It’s time for a new car. You’ve put it off as long as possible, but your old clunker guzzles gasoline—on the days it decides to start. You've dreaded this moment because buying a car stinks. Negotiating the right deal is complicated, stressful, and generally unpleasant. There's the shopping around, the reading of reviews, the hope that you’ve found the best vehicle for you. If you want to be environmentally conscious, then perhaps you have to learn about a new class of hybrids, or electrics, how they compare to each other, and to gas cars, and how they might fit into your life. Then it’s all about how much discount you can get on a purchase, or how low your monthly lease payments ends up.
And you're only buying one car. Now imagine going through this ordeal for an entire fleet. Los Angeles operates about 11,000 vehicles and pieces of equipment, including shared company 'pool' cars, buses, street sweepers, and garbage trucks. (For comparison, that’s going on twice the size of UPS’ delivery fleet of 5,900 vehicles.) The city, long a leader in the war on smog, wants to switch as many of those vehicles as possible to electrics. It's a great move for the planet, for Angeleno's lungs, and for politicians who want to run on an environmentally friendly ticket. It's less easy, however, on the budget. An all-electric bus could come at a $300,000 premium over a regular bus' $500,000 price tag. So LA is doing what most people do when the going gets tough: They lean on their friends.
Los Angeles announced today it is teamed up with 30 US cities total to collectively work for better deals on electric cars (18 of them have committed to purchases already as 'founding cities'). Altogether, these metropoles own 115,000 vehicles that need replacing at some point, with a value of $10 billion—a chunky number that makes negotiating easy. And in an effort to spur even more electric uptake, the deals they reach will be available to any city in the country via a new website, launching today. It's collective bargaining, but for cars.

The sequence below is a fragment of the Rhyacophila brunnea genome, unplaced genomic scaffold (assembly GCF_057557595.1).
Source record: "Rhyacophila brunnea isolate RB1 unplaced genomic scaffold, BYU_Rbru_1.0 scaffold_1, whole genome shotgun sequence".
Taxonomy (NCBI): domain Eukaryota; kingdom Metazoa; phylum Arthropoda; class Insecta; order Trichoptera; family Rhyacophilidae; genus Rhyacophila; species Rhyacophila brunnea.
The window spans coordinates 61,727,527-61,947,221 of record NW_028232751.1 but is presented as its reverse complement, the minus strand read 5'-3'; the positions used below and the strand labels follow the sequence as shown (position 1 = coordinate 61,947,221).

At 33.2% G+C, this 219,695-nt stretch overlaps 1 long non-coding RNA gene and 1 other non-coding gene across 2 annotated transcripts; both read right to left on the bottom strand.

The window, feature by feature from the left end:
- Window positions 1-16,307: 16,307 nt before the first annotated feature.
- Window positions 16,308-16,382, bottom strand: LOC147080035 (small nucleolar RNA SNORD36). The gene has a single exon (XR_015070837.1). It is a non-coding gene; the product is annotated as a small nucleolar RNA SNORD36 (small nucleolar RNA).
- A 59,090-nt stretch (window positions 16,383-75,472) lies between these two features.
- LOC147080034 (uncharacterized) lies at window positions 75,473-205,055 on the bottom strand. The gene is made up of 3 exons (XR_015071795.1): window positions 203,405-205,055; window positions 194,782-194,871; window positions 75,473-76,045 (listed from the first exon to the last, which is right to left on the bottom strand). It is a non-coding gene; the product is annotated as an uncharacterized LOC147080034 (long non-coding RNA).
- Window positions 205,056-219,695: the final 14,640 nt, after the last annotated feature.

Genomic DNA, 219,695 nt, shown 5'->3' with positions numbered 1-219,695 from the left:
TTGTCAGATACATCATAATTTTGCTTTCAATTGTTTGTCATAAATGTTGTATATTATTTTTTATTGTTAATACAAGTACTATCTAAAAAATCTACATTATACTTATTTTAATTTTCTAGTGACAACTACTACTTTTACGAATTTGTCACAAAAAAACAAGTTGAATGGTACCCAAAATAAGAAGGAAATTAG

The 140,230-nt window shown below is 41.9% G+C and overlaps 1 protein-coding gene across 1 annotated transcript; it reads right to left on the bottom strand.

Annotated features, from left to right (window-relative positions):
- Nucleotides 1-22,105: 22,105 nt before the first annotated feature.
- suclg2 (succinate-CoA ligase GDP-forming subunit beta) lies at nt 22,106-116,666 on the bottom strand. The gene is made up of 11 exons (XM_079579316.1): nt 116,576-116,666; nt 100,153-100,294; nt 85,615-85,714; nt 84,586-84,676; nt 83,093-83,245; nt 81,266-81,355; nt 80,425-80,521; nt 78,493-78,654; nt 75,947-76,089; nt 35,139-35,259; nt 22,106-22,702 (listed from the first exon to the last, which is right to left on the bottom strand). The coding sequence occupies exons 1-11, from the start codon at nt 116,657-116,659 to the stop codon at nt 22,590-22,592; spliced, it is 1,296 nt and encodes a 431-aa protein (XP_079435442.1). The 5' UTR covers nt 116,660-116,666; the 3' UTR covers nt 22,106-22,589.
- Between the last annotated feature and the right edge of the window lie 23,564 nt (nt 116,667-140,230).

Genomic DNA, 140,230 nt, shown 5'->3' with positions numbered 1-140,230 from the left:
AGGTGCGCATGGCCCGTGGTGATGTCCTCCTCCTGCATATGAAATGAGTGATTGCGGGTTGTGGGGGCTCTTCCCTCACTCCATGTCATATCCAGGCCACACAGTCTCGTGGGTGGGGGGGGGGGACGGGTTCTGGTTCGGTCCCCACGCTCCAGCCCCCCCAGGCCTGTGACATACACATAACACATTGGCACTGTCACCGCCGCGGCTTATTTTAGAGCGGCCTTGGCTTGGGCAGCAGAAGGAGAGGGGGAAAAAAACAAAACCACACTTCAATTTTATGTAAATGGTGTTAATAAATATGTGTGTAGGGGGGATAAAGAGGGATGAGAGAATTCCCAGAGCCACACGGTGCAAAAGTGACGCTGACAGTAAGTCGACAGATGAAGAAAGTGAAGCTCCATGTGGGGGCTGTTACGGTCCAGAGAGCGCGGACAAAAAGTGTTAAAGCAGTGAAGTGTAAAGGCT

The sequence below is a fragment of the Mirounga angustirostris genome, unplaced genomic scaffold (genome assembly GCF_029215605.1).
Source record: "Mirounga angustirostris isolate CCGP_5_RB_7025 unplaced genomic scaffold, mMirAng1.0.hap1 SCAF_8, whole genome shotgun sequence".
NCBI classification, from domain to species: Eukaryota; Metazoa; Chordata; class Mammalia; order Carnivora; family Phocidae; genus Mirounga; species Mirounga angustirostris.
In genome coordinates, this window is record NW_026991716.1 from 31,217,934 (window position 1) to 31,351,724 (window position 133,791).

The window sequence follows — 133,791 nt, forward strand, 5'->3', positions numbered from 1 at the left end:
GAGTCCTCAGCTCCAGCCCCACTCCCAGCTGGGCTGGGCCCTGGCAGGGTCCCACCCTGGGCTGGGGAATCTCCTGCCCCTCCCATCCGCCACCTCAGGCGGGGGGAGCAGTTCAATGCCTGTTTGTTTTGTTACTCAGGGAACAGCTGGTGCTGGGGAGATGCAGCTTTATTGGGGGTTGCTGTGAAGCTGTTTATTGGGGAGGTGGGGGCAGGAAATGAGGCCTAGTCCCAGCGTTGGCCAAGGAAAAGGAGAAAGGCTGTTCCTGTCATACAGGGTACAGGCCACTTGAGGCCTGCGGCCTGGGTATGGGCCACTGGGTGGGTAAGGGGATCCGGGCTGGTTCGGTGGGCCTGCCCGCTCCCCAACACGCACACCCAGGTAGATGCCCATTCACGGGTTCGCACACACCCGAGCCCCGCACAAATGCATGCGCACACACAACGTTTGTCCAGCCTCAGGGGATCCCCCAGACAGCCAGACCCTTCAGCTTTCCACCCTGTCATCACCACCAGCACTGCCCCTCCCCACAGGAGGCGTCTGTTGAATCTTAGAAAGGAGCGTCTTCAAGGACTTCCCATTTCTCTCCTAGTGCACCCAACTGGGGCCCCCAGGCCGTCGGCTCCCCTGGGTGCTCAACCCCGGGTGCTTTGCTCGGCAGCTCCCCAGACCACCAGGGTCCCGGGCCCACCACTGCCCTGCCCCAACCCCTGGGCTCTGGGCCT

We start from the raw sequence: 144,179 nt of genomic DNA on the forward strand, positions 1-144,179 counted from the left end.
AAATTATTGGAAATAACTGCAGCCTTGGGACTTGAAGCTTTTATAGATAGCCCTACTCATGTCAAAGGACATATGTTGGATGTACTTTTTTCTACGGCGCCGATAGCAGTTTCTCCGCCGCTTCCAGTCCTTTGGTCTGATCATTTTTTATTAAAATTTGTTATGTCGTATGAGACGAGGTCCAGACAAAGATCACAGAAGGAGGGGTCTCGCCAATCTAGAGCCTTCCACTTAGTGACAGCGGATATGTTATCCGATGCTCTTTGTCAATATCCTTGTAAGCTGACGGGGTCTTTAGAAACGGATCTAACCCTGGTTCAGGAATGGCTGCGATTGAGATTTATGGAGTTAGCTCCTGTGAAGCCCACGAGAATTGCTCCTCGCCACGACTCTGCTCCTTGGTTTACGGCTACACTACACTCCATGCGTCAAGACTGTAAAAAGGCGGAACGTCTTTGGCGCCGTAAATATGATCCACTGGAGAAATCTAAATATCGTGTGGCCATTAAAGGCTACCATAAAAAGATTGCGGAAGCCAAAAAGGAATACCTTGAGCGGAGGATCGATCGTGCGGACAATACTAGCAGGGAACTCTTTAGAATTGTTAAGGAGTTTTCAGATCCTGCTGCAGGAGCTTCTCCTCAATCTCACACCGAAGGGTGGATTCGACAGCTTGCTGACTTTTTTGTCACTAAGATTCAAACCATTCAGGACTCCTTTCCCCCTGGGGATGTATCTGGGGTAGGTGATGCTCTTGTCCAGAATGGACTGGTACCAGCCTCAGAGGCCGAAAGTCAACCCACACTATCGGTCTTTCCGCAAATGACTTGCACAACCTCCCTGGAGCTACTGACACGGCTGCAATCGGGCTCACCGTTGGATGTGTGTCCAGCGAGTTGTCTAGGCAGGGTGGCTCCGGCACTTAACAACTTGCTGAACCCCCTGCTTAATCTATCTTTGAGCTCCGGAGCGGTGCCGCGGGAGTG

That portal—driveEVfleets.org—is designed to make it easy for even the smallest cities, which may only have a handful of vehicles, minimal bargaining power, and no experience with EVs, to just scroll and click to get a pre-negotiated price on cars, trucks, busses, and charging infrastructure. Those deals came about after LA, Seattle, Portland, and San Francisco put out a 'show us what you've got' document, (aka a Request for Information) telling automakers and other equipment providers: put your best deal on the table. Then we'll choose which we like.
“Here’s a very clear signal to the market that this is where cities are going,” says Lauren Faber O'Connor, LA's chief sustainability officer. “Imagine what the potential is for that market is for car companies, and others who are getting into the electric vehicle space.” In other words, the chance to sell your EV to cities all over the country is good reason to drop the price a tad.
The clunkily-named Climate Mayors EV Purchasing Collaborative is part of an effort by mayors of cities across the US to uphold commitments to the Paris climate agreement, even after President Trump nixed American participation last year. The portal will be formally launched today at the the Mayor's Clean Transportation for All Forum, an LA-based event affiliated with this week's Global Climate Action Summit in San Francisco. It should allow cities to control their own environmental impact, independently of Federal regulations. Some mayors, like LA’s Eric Garcetti, have realized there's still room to take action on a more local level, improve air quality in their cities, and mitigate climate change. For Garcetti, who’s widely expected to consider a run for presidency in 2020, it’s of political value, too.
And for cities interesting in adding a Chevy Bolt EV to their fleet, they can snag one for $32,702—that's $5,000 less that the base price you'll get from a dealer. The Ford Fusion Energi plug-in hybrid is showing at a $2,000 discount on list price. Sure, you’d probably be able to negotiate a deal off that, but now cities don’t have do. If they see a car they like, they just check the site to make sure the negotiated deal meets their various procurement rules, and issue a purchase order.
In these early days, the site is focused on light-duty sedans, but it's part of a bigger plan. “We are intending to move into the bus, truck, and van, space,” says Faber O'Connor. She has already seen a lot of interest from other cities, she says, for busses in particular. Maybe you don't want your city to switch over to electric cars. Maybe you don't care. But now at least, you know they're getting a decent deal.